Another significant controversy over Ranger's environmental impact is the public legal confrontation over releases into Magela Creek in the 1995 wet season. More recently, the ARRAC report from 2002 details a major leak of about 2 megalitres of potentially polluted water, over a number of months. In 2007, water breached a retention pond, overflowing back into the pit. The original authorisation required that this water be contained at all times. In 2006, water management systems were knocked into disarray by Cyclone Monica.
In May 2010, it was reported that a tailings dam may have released millions of litres of radioactive water into world heritage-listed wetlands in Kakadu National Park, home to about 500 Aboriginal people.
On the 7th December 2013 there was an incident at a mine site inside Kakadu National Park, with about a million litres of slurry, comprising crushed ore and acid, believed spilled, workers evacuated and production shut down. A leaching tank containing the slurry burst at about 1am in the morning. The spilled material was entirely contained within the safety bunds and no material leaked into the wider ecosystem.
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- Russell Walter Fox
- "Ranger". Australia's Uranium Mines. World Nuclear Association. Retrieved January 2009. Check date values in:
- Dave Sweeney (November 7, 2013). "Old mine, new problems: Another failure at Kakadu uranium mine". ACF Online.
- Zoellner, Tom (2009). Uranium. New York: Penguin Books. pp. 180–181. ISBN 9780143116721.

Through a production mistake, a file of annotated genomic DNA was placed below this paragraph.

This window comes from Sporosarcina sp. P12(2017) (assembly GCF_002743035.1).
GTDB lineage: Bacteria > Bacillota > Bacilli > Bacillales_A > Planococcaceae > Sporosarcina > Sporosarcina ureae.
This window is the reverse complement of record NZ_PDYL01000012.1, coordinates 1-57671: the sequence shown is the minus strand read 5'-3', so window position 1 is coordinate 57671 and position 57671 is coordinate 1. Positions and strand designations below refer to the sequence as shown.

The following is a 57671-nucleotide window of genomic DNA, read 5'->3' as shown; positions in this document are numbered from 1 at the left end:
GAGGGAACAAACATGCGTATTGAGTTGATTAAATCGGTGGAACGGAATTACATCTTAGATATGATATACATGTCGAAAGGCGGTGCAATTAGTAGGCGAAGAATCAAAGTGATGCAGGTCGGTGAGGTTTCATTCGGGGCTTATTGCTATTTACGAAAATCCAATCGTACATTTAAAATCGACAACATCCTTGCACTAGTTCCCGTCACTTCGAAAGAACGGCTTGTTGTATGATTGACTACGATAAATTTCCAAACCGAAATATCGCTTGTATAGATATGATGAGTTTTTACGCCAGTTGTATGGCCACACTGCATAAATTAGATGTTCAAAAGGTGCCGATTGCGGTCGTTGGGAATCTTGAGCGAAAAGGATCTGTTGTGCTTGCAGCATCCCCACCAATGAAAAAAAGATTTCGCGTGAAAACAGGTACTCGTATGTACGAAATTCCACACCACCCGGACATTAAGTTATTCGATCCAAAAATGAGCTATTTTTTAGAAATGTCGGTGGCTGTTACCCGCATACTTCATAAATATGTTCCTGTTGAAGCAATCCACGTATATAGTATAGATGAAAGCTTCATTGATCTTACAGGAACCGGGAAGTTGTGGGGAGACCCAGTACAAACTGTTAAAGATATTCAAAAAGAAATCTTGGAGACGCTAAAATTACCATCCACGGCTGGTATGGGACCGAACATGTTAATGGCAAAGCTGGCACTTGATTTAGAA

- Nash, J. Thomas; Frishman, David (1983). Chemical Data and Statistical Interpretations for Rocks and Ores from the Ranger Uranium Mine N.T., Australia, USGS Open-File Report 83-239. US Government. p. 2.
- "ERA Approves Laterite Processing Plant". ASX announcement. Energy Resources of Australia. 29 November 2006. Retrieved 2007-01-16.
- Energy Resources of Australia 2012 Annual Report, pg 32
- Energy Resources of Australia 2012 Annual Report, pg 18
- "EPCM Services". Digiscend.com. 2014. Retrieved 2014-08-21.
- "Regulating the Ranger, Jabiluka, Beverly and Honeymoon uranium mines - Appendix 6" (PDF). Senate Environment, Communications, Information Technology and the Arts Committee. 14 October 2003.
- John Carroll v Energy Resources of Australia  NTMC 067
- "Contamination incidents at Ranger mine". Department of the Environment and Heritage annual report 2004-05. Australian Department of the Environment and Heritage. 2005. ISSN 1441-9335. Retrieved 2007-01-15.
- "ERA fined $150,000 over contamination". The Age. 1 June 2005. Retrieved 2007-01-15.
- MURDOCH, LINDSAY (24 May 2010). "Kakadu being poisoned by Rio Tinto mine, group warns". Brisbane Times. Retrieved 25 May 2010.
- "Radioactive acid spill at ERA Ranger mine in Kakadu". The Australian. 7 December 2013.
- "Uranium mine spill near Jabiru, Northern Territory, locals fear for Kakadu National Park". ABC News. Australian Broadcasting Corporation. 7 December 2013. Retrieved 7 December 2013.
- IAEA, 1980. URANIUM IN THE PINE CREEK GEOSYNCLINE (Eds J Ferguson and A B Goleby). Proceedings of the international symposium on the Pine Creek Geosyncline, Int. Atomic Energy Agency, Sydney, Australia, 4–8 June 1979.